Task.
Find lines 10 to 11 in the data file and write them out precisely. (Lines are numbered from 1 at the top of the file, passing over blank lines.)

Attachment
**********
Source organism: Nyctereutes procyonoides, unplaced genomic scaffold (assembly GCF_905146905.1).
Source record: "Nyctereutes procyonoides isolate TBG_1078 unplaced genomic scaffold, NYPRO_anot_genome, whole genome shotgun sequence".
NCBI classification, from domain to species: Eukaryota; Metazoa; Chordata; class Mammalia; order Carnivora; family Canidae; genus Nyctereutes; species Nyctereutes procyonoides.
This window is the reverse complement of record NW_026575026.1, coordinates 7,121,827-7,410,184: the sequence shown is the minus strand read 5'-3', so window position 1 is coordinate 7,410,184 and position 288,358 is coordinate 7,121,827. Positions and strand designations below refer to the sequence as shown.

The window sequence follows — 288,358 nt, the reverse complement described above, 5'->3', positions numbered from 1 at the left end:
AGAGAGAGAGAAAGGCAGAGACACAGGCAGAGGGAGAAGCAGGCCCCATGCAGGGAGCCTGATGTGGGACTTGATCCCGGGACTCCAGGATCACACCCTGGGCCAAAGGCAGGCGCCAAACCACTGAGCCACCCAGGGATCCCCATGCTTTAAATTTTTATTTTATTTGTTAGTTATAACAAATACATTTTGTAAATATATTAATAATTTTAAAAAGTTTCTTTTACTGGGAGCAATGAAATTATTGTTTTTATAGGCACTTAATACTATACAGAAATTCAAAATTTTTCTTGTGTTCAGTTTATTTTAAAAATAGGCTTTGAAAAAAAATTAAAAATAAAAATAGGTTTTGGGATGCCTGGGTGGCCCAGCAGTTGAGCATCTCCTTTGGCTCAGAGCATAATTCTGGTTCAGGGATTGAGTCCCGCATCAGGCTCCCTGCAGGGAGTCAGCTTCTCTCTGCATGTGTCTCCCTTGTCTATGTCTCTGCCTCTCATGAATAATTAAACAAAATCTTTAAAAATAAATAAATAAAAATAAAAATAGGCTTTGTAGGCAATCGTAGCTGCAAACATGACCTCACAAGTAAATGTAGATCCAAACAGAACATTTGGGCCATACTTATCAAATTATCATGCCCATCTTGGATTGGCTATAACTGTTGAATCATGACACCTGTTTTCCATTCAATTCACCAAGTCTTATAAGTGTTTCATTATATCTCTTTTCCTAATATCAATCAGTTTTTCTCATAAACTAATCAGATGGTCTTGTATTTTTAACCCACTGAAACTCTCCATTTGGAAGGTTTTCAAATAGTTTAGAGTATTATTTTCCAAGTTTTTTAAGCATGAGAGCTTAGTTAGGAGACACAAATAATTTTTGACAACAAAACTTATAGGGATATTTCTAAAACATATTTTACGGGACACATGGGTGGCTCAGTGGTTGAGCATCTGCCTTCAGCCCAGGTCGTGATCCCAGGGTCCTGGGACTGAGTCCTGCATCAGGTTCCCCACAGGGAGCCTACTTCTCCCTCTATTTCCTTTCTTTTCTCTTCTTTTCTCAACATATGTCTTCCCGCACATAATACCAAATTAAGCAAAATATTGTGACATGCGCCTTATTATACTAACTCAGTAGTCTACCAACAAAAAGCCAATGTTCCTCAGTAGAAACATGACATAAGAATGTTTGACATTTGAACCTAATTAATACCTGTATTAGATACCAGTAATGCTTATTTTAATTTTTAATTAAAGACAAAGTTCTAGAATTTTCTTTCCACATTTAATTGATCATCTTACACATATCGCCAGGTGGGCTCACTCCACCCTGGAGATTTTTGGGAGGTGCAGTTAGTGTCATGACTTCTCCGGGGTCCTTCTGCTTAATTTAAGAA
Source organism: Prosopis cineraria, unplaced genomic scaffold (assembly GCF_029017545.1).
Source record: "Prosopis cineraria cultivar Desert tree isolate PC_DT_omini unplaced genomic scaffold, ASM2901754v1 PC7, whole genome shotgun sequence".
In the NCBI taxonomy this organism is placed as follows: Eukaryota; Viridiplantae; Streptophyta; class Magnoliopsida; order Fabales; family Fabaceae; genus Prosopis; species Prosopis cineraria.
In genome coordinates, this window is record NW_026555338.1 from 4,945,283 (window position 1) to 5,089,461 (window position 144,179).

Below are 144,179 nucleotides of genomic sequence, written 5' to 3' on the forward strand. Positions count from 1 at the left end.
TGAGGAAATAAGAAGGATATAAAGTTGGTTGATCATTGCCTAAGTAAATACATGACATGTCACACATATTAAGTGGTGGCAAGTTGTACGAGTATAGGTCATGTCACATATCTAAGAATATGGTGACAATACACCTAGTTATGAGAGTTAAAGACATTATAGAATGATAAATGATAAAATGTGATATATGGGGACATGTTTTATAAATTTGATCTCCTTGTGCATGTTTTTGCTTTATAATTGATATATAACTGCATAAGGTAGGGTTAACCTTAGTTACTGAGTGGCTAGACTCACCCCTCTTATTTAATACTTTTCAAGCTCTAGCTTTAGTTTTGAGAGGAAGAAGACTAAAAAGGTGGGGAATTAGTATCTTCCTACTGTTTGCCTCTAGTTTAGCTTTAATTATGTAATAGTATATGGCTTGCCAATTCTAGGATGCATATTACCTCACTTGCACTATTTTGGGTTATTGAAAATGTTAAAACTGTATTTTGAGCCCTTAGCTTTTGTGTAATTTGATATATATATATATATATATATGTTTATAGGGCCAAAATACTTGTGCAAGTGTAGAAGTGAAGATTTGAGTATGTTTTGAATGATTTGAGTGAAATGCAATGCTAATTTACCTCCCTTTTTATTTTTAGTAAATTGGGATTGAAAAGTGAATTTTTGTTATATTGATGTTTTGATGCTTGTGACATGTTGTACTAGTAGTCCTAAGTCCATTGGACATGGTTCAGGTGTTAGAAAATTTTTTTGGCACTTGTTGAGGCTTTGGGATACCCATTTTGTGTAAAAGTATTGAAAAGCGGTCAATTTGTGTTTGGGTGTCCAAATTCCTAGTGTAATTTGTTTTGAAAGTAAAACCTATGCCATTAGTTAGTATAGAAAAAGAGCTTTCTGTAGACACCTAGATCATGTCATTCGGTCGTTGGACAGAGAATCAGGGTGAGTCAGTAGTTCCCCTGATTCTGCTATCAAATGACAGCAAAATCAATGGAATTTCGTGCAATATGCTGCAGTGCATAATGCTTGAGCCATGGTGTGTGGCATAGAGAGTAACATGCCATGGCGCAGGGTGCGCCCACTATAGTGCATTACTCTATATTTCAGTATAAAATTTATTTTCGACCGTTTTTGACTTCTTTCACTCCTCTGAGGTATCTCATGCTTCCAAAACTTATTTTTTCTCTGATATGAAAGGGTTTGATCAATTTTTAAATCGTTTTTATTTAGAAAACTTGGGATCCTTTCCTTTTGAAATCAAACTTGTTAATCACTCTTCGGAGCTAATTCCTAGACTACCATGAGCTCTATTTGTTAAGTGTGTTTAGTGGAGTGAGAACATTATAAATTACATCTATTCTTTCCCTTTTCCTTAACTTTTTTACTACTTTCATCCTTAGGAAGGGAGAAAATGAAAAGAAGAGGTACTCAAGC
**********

In genome coordinates, this window is record NW_026555338.1 from 4,945,283 (window position 1) to 5,089,461 (window position 144,179).

Below are 144,179 nucleotides of genomic sequence, written 5' to 3' on the forward strand. Positions count from 1 at the left end.